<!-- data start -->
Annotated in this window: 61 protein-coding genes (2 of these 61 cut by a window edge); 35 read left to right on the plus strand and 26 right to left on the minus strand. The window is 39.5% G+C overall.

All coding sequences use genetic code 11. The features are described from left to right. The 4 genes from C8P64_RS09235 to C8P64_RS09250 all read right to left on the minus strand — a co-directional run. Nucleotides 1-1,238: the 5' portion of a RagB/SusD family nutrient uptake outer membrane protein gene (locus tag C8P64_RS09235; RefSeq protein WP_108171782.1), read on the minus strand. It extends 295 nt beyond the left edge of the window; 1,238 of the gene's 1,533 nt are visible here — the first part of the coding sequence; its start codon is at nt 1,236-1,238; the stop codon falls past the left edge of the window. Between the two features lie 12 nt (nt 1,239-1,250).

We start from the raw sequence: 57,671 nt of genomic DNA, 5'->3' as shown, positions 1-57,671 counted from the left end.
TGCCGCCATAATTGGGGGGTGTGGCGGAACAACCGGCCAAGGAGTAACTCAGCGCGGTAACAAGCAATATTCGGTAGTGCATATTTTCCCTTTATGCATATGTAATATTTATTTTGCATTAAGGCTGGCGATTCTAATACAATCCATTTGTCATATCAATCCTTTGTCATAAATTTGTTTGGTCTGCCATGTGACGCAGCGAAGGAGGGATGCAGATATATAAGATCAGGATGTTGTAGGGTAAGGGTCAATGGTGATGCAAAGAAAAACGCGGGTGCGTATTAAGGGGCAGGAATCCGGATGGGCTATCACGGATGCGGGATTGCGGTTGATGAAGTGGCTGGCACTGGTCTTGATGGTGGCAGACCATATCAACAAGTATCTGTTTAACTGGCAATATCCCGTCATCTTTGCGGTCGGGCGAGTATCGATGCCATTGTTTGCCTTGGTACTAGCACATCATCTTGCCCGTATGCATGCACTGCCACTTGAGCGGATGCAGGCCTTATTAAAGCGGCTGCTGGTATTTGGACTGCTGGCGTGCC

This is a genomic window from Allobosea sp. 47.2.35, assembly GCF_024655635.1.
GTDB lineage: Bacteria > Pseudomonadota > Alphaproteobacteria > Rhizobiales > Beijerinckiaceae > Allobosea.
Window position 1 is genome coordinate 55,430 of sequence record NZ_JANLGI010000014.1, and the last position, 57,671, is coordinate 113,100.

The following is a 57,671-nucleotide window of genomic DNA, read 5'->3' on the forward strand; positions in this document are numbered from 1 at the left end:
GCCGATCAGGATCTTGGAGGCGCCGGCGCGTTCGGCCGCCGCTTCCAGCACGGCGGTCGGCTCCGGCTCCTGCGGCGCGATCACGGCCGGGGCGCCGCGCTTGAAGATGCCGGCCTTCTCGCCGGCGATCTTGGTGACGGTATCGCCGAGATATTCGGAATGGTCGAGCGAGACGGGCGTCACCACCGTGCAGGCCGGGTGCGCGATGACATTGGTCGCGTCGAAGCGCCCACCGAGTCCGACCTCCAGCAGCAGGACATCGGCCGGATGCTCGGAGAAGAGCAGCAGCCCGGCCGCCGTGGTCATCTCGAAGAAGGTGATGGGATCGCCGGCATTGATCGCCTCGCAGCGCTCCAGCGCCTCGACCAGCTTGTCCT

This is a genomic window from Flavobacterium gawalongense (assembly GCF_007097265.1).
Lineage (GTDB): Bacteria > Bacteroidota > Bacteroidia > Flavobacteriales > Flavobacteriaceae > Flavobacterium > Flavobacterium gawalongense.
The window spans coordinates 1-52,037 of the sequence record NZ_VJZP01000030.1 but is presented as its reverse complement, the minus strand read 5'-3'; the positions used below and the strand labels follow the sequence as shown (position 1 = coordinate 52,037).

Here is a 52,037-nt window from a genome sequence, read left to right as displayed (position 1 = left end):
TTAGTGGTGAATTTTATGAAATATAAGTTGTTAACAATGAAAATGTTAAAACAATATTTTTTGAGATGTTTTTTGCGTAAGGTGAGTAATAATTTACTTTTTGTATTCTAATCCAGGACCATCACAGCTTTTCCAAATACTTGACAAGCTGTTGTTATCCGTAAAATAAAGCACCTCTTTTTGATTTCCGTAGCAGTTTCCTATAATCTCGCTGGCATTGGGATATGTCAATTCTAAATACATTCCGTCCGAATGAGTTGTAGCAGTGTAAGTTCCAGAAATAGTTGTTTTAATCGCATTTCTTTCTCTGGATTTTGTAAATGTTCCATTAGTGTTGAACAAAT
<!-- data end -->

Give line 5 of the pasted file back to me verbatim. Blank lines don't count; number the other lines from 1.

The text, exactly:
This is a genomic window from Allobosea sp. 47.2.35, assembly GCF_024655635.1.